Composting Instructions

best, easiest and most reliable ways to make compost



Follow these composting instructions for the best, and the simplest compost ever.

Composting doesn’t have to be difficult to be effective – I follow the "K.I.S.S" principle – Keep It Simple & Succeed!

My Composting Instructions:

Composting Instructions; simple is always best...
Compost Ingredients
  • Tea leaves, coffee grounds and all manner of kitchen scraps can be saved in a bucket under the kitchen sink.
  • Cut all your ingredients into the smallest pieces possible.
  • Corn cobs, cabbage stems, stemmy straw or hay, wood waste all should be chopped – don’t worry if you can’t, they’ll still compost, just not as quickly.
Old knife or machete to chop the pieces
  • Some people keep a machete or small axe and a chopping block handy to their compost pile, and chop all woody and tough waste into smaller pieces.
  • The smaller the pieces, the easier it is for the microorganisms to chew it up – they have very small mouths!
Horses produce a lot of manure..
  • Layer horse manure, or other animal waste – the best is mixed with bedding that’s been trampled and urinated on, but anything will do.
  • Keep in mind that horses don’t completely digest weed seeds in the way that ruminants such as sheep, cows and llamas do, so the pile will have to get really hot to destroy the seeds.
Raking fall leaves is worthwhile - they have lots of nutrients
  • Then start layering shredded fall leaves (run the string trimmer over them or the lawnmower to bag them), wood chips, kitchen scraps; coffee grounds, tea bags, vegetable peelings, egg shells and so on; the more layers the better and everything in moderation.
crushed eggshells add calcium
  • The worst thing you can do is to use a really thick layer of grass clippings – it simply turns into a slimy mess, and smells really bad.
  • Break up the additions of any one ingredient with others.
  • If you don’t have any others, then let the grass clippings dry out, and put them in a bag for later.
Mature compost contains microorganisms, earthworms, micorhizae and bacteria in huge amounts
  • I usually inoculate a new pile with some compost from an established pile or a shovel full of garden soil to get the microorganisms and worms started.
  • Worms love paper, so if you can get shredded paper from an office or just use newsprint torn into strips and put in a bucket of water or compost tea for a few minutes this will go over big time.
Dolomite Lime also adds calcium, and changes the pH
  • Wood ashes, Dolomite Lime, Glacial Rock Dust, chopped grain or flour and liquid organic fertilizer can be added as needed.
  • To prevent vermin or dogs from digging through the pile, bury each new bucket of scraps in a hole.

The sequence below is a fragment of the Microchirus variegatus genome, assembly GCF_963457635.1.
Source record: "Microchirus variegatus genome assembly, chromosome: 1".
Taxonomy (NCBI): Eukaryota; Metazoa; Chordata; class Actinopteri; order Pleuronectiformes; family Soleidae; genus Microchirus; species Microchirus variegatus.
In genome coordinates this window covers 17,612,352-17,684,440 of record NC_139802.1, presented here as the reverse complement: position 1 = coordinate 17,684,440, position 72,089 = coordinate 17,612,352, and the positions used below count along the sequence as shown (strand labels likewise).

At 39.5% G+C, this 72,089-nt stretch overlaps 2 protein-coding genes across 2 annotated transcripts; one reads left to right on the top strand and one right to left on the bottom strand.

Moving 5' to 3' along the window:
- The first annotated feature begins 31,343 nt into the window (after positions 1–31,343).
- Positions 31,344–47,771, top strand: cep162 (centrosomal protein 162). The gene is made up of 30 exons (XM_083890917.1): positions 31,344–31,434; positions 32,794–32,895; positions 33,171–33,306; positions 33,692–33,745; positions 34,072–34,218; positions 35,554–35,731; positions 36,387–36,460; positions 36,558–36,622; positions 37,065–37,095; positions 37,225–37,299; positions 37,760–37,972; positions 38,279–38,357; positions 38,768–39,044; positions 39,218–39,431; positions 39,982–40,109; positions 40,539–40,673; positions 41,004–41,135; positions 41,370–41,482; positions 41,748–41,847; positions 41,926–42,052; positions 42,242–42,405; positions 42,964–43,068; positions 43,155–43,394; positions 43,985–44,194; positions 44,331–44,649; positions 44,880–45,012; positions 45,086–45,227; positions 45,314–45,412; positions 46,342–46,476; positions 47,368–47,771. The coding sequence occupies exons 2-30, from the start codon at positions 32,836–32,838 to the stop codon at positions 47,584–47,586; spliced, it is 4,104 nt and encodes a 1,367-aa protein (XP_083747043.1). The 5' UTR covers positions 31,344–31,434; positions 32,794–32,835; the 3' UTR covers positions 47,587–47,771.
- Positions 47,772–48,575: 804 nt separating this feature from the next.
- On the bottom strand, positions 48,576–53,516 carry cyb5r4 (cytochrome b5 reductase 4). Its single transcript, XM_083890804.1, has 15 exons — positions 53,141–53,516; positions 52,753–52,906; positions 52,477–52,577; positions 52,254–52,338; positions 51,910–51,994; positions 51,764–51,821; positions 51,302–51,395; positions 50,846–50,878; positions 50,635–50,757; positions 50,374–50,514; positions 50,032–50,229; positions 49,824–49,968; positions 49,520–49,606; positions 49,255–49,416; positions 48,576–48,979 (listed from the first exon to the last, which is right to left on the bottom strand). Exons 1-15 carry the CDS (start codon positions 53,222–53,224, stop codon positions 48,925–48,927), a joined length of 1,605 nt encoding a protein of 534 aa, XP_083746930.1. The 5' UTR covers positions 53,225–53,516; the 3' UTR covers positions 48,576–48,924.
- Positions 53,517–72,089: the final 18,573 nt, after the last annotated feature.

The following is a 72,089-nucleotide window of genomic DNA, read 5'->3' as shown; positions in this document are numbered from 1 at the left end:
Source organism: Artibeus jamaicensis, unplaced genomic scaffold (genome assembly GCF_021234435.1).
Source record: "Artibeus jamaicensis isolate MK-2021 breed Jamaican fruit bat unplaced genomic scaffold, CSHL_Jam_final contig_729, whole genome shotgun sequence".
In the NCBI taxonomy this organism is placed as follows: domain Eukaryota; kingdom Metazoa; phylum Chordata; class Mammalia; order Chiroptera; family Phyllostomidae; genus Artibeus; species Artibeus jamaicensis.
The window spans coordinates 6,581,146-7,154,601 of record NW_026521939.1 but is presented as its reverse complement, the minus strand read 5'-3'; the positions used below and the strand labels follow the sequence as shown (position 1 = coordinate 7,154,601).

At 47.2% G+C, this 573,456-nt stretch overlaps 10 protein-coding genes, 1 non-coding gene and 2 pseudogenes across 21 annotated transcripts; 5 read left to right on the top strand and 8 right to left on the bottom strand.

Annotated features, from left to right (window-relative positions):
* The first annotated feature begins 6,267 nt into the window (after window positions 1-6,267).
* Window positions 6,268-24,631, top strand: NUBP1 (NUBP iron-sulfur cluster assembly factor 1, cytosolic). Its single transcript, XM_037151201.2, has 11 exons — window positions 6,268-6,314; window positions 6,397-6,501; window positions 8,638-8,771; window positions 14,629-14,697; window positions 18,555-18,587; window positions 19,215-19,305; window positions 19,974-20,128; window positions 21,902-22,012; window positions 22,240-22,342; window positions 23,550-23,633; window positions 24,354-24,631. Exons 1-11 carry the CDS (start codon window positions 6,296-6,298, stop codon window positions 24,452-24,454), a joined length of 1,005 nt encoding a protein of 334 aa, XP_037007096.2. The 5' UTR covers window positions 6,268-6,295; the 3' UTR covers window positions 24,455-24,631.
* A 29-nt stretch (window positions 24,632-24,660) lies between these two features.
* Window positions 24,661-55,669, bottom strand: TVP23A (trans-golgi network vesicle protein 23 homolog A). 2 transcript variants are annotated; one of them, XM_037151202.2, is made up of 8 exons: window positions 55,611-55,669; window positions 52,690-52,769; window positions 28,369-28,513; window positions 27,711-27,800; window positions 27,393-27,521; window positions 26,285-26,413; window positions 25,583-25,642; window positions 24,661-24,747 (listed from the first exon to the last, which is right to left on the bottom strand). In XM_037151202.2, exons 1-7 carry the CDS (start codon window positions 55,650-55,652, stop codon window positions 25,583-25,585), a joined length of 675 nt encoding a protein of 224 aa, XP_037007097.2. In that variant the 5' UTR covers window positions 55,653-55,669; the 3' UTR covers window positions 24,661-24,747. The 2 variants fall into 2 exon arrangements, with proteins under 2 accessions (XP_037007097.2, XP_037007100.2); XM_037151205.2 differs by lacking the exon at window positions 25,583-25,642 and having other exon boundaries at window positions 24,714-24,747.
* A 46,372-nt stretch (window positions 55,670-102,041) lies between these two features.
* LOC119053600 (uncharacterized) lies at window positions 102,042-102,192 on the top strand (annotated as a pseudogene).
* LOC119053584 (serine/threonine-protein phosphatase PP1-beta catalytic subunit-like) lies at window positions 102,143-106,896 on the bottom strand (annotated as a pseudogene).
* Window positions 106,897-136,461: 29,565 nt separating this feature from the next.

Wire bin compost pile, aging nicely
  • To get really hot, the pile has to be about one meter square, keep in mind that this is not a hard and fast rule, just a guideline. Any smaller and it will tend to dry out too much, and larger than that will just be that much more difficult to turn.

Turning the compost pile, whether free standing or in a bin, can be done many times (this will keep it heating up, and make finished compost faster) or never (the slow method is great for piles of leaves, which can just turn into leaf mold in their own good time).

Almost done! Compost happens, whether you worry and fuss, or leave it be...

Where should you build a compost pile?

A compost pile is best built where it is easy to access with a wheelbarrow – both for delivering the ingredients (plant prunings, lawn clippings, animal manure) and for turning and taking it to spread on your garden.

Full sun is recommended, as long as you can add moisture to keep it cooking.

If your summers are really hot, a shady spot is fine.

Keep the compost pile away from buildings – it isn’t out the realm of possibility to start on fire.

The first few times you make compost, it’s tempting to fiddle with it a lot.

After a while, you’ll get quite blasé about it.

Compost has a way of just carrying on in its own time, and whether it takes a few months or just a few weeks, finished compost will be available to spread on vegetable beds in the fall to get drawn down by worm activity over the winter, as a top dressing in the spring and summer, or to make compost tea.

There is no downside to making compost if you follow these composting instructions.

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